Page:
I landed an enviable internship at a small hedge fund called Castle Union (most recently renamed to SW Investments) in Chicago for the summer of 2014. My portfolio manager would give me a ticker each week and I had to come up with a recommendation for each. Steve, my PM, taught me the value of independent thinking and to be different if you want to achieve different results from the market.
During my second year at Booth I really enjoyed mentoring the first years who were coming into IM and sharing what I had learned. Recruiting for full-time was a bit easier and I had already developed a pretty decent network of investors in and outside of school. I ultimately received two offers: one from a reputable mutual fund in Chicago and two, from a family office in Mexico called Kue Capital.
After a thorough self-reflection I decided to accept the offer at my current firm, Kue Capital, in 2015. Today, I am part of their asset management division where I spend my time pitching stocks for a public mutual fund we launched as well as vetting managers for a potential investment. Although I have a challenging time management issue, I believe that these symbiotic responsibilities are very enriching. On one hand I am constantly looking at stocks and pitching them for the mutual fund as well as implementing our internal investment process. On the other hand, I study and learn from many great investors, whether they are hedge fund managers or private equity principals, and in some cases develop a close relationship with them. I believe both projects will ultimately help me in my continuous and never-ending pursuit of becoming a better investor.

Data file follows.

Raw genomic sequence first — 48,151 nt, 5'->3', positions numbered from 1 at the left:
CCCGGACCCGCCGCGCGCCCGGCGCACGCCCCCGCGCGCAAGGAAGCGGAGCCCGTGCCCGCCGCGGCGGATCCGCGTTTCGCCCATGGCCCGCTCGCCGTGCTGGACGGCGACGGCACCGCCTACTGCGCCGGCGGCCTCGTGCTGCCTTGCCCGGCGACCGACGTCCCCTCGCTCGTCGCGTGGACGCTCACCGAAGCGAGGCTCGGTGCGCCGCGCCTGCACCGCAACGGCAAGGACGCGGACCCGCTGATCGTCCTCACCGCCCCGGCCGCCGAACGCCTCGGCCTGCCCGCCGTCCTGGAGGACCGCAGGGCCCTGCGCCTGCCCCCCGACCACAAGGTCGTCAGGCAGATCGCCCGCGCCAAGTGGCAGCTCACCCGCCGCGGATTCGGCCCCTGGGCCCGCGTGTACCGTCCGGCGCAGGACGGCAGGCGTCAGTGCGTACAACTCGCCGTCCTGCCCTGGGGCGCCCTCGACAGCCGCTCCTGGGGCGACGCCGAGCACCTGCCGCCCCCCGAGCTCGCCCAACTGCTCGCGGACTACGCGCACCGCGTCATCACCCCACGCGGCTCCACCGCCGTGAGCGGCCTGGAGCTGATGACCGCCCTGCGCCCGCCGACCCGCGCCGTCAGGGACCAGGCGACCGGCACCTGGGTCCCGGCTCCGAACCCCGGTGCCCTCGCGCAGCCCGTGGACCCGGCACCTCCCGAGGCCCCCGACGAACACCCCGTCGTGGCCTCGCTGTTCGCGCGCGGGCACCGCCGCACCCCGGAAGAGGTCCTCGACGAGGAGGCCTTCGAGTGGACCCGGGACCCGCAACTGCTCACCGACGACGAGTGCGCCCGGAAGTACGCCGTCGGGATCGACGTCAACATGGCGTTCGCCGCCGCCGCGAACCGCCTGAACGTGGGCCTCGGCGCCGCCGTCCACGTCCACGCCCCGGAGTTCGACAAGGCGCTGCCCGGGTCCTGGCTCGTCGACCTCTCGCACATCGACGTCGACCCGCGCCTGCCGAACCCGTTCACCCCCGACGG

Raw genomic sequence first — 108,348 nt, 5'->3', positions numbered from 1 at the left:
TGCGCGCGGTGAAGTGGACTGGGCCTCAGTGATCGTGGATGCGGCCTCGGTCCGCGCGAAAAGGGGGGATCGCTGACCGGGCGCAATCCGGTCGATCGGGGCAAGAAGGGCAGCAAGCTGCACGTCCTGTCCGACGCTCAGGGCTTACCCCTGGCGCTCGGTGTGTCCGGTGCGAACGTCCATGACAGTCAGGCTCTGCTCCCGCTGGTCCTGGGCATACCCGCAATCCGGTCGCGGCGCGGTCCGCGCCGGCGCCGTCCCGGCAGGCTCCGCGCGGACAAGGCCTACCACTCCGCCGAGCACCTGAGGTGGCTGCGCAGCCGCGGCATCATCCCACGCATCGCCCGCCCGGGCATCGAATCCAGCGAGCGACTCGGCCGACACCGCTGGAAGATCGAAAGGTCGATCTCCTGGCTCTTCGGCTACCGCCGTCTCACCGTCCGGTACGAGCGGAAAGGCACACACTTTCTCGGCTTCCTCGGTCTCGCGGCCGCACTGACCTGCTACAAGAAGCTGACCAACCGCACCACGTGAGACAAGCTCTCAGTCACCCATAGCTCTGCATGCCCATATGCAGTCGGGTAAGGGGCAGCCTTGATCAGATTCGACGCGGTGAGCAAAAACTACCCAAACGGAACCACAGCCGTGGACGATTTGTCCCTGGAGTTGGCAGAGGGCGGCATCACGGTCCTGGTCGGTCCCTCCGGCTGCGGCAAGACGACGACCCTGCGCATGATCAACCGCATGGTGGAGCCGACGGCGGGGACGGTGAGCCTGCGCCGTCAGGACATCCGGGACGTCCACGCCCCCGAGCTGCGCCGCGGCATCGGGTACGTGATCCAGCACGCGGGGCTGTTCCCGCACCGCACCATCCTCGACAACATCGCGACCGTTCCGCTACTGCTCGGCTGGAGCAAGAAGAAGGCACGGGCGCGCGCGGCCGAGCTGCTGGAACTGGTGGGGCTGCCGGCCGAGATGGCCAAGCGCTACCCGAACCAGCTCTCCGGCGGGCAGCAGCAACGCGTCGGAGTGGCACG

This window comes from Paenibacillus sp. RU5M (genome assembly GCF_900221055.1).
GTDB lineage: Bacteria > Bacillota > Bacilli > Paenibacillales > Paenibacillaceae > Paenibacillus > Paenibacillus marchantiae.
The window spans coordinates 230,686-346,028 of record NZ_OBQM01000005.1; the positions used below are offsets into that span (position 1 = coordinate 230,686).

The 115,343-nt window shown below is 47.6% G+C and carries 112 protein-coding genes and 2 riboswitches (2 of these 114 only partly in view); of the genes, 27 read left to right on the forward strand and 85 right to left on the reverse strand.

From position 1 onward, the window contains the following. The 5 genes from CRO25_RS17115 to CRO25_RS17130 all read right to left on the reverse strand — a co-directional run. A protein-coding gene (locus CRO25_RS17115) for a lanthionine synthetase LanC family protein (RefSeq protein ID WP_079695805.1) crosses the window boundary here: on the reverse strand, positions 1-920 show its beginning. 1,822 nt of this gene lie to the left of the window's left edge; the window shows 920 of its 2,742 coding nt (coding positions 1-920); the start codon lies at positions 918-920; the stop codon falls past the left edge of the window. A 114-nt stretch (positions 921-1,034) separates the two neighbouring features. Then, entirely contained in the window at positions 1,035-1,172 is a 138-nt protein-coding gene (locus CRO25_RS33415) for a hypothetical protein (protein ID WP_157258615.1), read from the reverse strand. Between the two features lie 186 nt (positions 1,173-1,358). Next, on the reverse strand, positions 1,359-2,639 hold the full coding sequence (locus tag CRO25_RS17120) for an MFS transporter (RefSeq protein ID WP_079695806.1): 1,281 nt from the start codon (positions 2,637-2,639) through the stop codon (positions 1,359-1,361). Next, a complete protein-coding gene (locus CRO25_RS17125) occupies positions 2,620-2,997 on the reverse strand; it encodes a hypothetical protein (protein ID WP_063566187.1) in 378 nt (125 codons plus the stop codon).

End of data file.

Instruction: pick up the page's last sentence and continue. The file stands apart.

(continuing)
What are Kue Capital’s investment criteria? How have they evolved over time?
We simply try to find great businesses at great prices. This is easily said than done and it does require a team that follows the same philosophy as well as an investment process that serves as our north star in order to find these investments. We have a general rule that the minimum IRR we seek is 14% in USD across an economic cycle (five to seven years). We try to find a balance between the art and science of investing because we don’t want to fall prey to the biases that sometimes haunts investors. Approaches such as “we will never invest in bank stocks” or “we will only invest in companies where insiders have at least 5%” are mantras which makes your investment universe easier to swallow but may lead the investor to miss out on interesting opportunities.